|Managing API life cycle||Rewriting legacy API requests, rejecting calls to deprecated APIs||Comprehensive request rewriting and rich decision engine to route or respond directly to requests|
|Protecting vulnerable applications||Rate limiting by APIs and methods||Rate limiting by multiple criteria, including source address, request parameters; connection limiting to backend services|
|Offloading authentication||Examining authentication tokens in incoming requests||Support for multiple authentication methods, including JWT, API keys, external auth services, and OpenID Connect|
|Managing changing application topology||Implementing various APIs to accept configuration changes and support blue‑green workflows||APIs and service‑discovery integrations to locate endpoints; APIs may be orchestrated for blue‑green and other use cases|
Being a consolidated solution, NGINX Plus can also manage web traffic with ease, translating between protocols (HTTP/2 and HTTP, FastCGI, uwsgi) and providing consistent configuration and monitoring interfaces. NGINX Plus is sufficiently lightweight to be deployed in container environments or as a sidecar with minimal resource footprint.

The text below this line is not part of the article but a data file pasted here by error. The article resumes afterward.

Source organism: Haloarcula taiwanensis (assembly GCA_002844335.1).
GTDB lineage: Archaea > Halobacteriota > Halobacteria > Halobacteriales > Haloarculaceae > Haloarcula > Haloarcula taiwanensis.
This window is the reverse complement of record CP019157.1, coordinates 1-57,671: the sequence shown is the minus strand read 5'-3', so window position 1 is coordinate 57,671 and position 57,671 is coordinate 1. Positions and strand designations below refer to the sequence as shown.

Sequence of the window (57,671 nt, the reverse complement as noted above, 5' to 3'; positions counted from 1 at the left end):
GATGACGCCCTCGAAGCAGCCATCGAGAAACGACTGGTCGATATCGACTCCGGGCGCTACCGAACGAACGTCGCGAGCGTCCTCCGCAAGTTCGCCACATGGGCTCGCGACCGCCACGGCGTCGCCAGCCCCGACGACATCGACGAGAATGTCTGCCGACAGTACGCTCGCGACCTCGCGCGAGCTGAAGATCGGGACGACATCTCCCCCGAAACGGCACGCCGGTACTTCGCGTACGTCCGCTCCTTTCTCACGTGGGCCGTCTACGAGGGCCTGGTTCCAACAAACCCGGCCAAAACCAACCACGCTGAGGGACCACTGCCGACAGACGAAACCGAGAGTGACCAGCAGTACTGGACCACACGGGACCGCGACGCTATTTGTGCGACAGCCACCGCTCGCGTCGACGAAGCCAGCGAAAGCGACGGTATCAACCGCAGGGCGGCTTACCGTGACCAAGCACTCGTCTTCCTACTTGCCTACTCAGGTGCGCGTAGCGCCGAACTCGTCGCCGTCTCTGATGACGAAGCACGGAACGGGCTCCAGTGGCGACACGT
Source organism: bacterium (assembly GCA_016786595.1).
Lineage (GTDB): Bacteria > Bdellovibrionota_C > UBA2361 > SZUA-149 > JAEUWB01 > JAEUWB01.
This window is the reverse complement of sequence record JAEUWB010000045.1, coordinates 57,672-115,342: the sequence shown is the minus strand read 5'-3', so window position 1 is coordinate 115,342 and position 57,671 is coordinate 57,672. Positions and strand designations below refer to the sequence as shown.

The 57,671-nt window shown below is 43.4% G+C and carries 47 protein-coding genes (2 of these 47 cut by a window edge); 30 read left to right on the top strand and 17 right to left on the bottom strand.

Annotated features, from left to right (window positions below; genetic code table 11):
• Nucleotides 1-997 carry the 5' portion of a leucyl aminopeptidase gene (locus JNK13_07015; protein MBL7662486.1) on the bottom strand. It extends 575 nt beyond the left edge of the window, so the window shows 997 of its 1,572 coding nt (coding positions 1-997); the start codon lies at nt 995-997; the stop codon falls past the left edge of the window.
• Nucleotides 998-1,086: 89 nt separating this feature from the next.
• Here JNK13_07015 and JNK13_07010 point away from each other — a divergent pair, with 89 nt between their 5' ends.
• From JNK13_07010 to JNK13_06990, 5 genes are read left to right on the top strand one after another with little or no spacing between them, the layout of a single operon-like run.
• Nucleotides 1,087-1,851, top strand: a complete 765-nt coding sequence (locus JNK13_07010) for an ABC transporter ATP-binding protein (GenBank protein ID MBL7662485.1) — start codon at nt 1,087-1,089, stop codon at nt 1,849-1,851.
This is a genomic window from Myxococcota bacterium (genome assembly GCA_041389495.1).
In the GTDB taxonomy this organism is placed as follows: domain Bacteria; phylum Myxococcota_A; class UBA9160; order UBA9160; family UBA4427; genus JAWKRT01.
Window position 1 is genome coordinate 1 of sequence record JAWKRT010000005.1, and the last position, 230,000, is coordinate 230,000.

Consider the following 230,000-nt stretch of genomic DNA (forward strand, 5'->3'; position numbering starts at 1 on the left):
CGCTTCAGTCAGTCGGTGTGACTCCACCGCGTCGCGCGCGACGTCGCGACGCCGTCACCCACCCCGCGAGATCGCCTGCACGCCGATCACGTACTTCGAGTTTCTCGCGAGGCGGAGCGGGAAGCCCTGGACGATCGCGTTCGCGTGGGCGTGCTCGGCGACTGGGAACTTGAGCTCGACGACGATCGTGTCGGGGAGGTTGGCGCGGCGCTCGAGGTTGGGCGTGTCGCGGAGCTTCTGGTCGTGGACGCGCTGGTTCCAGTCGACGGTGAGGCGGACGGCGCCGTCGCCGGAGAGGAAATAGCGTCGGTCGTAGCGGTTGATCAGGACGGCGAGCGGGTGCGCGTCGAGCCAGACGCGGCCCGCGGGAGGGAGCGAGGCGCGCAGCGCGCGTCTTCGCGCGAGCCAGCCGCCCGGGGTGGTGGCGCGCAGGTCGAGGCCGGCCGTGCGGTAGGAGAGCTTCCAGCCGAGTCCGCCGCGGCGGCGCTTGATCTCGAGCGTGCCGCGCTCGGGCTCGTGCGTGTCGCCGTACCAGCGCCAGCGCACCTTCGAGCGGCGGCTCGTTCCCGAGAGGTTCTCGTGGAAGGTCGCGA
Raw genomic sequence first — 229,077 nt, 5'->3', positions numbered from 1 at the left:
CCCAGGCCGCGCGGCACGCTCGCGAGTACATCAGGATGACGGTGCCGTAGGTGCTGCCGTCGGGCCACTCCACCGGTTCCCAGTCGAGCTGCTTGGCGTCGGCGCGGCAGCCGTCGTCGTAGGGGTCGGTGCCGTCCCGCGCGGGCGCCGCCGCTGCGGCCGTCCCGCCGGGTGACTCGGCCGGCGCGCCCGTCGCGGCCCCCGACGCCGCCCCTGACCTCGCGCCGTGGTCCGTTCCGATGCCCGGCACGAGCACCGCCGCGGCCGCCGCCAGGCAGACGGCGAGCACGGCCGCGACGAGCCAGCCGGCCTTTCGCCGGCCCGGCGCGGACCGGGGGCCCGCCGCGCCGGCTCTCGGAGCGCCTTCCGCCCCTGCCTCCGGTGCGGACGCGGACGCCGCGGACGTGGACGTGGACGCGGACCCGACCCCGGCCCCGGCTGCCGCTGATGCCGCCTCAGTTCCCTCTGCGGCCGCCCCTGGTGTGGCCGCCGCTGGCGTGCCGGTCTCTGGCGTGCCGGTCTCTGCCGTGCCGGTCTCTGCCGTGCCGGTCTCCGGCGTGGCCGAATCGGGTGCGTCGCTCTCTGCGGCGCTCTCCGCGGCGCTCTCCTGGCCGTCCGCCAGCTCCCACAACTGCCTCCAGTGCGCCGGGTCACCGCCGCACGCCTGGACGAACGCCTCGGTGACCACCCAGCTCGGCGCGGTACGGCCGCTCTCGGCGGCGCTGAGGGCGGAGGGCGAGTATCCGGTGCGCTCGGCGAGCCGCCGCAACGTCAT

Enhancing API Gateway Solutions with NGINX Plus
NGINX Open Source was originally developed as a gateway for HTTP (web) traffic, and the primitives by which it is configured are expressed in terms of HTTP requests. These are similar, but not identical, to the way you expect to configure an API gateway, so a DevOps engineer needs to understand how to map API definitions to HTTP requests.
For simple APIs, this is straightforward to do. For more complex situations, the blogs in our recent three‑part series describe how to map a complex API to a service in NGINX Plus, and then handle many common API gateway tasks:
- Rewriting API requests
- Correctly responding to errors
- Managing API keys for access control
- Examining JWT tokens for user authentication
- Rate limiting
- Enforcing specific request methods
- Applying fine‑grained access control
- Controlling request sizes
- Validating request bodies
- Routing, authenticating, checking, and protecting gRPC traffic
Hardware ADCs have been sidelined as DevOps teams rely heavily on software components to deliver and operate their applications. NGINX Open Source is recognized as a key part of most application delivery stacks.
The single‑purpose or point‑solution functionality of many software components can result in multi‑tier application delivery stacks. Although built from ‘best‑of‑breed’ components, these stacks can be complex to operate, difficult to troubleshoot, and have inconsistent performance and scalability. NGINX Plus converges this functionality onto a single software platform.
NGINX Plus can be applied to a wide range of problems, such as API delivery, using proven and familiar technology that does not compromise performance or stability.